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The interest was accruing on a 30-year credit that the committee had taken to cover a shortfall in the project’s funding. The tramway began operations in May 2014 after being behind schedule for more than five years.
Management of the Project
Various stakeholders were involved to help in achieving the project’s deliverables. Hence, their participation in this project had different impacts at different levels. These stakeholders included the government, contractors, politicians, courts, and the Scottish population6.
As the main stakeholder, the government provided funding for the project. The government was also involved in the supervision and monitoring of the project. The project was divided into a number of distinct contracts. The various contracts were let to different companies or contractors.
The contractual framework consisted of System Design Services (SDS), Joint Revenue Committee (JRC), vehicle maintenance, and supply (TRAMCO), provider of infrastructure and maintenance (IFRASCO), and MUDFA (Multi Utilities Diversion Framework Agreement).
Courts also became part of the stakeholders who came in handy to settle conflicts that arose between the two main contractors. In several instances, the court ruled in favor of the development and continuation of the project. Contractors were at the heart of the witnessed delays and controversies.
Change in technology raised the cost of project implementation, which in turn resulted in conflicts in terms of the need for extra funding7. Conflicts between contractors led to court battles that took time to be ruled. However, contractors also played a crucial role in the actual implementation of the project.
Project planners were also to blame for the delays. The management of the project as a whole seems to have had serious challenges. To start with, the management did not do a proper cost analysis for the project.
A constant review of the project’s cost raised many questions regarding the validity of the methods that the group that was managing the project was using in arriving at figures, which kept on changing.
The inconsistencies served to raise doubts over the abilities of the project managers in handling the project while questioning their intentions in altering the figures. The planners had carried out an incorrect project analysis and estimations, which resulted in variations in cost and the need for supplement budgets to complete the project.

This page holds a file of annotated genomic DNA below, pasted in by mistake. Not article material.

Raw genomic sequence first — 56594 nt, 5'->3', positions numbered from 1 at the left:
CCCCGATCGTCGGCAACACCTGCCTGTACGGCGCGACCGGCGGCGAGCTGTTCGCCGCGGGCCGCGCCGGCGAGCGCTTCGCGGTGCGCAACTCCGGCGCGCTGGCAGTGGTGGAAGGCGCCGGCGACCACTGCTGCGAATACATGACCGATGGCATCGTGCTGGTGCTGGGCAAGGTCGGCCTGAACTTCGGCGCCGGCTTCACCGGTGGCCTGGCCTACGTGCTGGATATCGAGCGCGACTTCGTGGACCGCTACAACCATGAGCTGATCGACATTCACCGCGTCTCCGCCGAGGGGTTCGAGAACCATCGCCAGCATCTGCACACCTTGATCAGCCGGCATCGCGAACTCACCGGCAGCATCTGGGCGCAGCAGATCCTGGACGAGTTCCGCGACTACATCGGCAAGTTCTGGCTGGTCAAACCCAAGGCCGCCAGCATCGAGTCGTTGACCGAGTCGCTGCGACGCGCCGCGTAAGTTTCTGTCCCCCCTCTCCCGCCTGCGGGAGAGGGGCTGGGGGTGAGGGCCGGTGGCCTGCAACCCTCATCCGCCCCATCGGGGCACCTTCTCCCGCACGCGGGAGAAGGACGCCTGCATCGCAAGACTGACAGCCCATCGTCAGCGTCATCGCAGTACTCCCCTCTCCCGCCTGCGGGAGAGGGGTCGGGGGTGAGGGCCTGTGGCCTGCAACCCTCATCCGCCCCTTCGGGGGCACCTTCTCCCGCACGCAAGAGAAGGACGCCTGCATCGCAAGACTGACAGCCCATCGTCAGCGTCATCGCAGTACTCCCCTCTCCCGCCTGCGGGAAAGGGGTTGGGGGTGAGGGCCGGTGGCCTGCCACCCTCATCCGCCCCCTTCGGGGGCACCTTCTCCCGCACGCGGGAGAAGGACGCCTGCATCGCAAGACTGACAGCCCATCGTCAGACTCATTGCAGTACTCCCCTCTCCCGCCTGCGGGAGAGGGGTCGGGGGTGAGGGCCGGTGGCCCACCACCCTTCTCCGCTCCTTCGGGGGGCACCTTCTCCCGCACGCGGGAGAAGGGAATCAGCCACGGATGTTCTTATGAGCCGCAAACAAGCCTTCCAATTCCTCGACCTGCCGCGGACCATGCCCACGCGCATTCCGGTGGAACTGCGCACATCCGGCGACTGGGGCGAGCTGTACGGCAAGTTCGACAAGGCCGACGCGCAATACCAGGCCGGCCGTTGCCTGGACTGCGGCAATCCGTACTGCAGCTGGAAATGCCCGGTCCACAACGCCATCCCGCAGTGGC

The scope of the project was also cumbersome to manage. Variations in the role and part that depended on different stakeholders also resulted in delays. Delays in one facet resulted in interruptions in others. The issue of close monitoring of the project was also not well managed.
The laid out structure for managing the project at different stages was faulty as it was evidenced in the swaying of support at different levels. Communication breakdown between stakeholders also led to conflicts and delays.
Project Management against Theory
The management of the project, especially in relation to many disputes that arose, seemed to be in line with some models of the game theory. A good example is the standoff that was observed between BBS and TIE. The two firms were staring at each other.
The first party to back off was expected to be the loser. The real disaster is imminent if none of the parties backs off. This scenario resembles the ‘chicken game’ in the game theory. Such a game assumes that both parties to the game move simultaneously as Osborne confirms8.
However, the actions that were adopted by the two sides were chronological whereby each side acted in rejoinder to the effect that was taken by the opponent side. If the solution to the disagreements ends up taking an unnecessary duration, the implication is the anticipated risks will be heightened.
This situation was evident between the Scottish government and the project managers. In the event of the adoption of the nuclear position that involves the cessation of the agreement, with the service provider choosing to present the issue to judges, there is a higher probability of each side being defeated.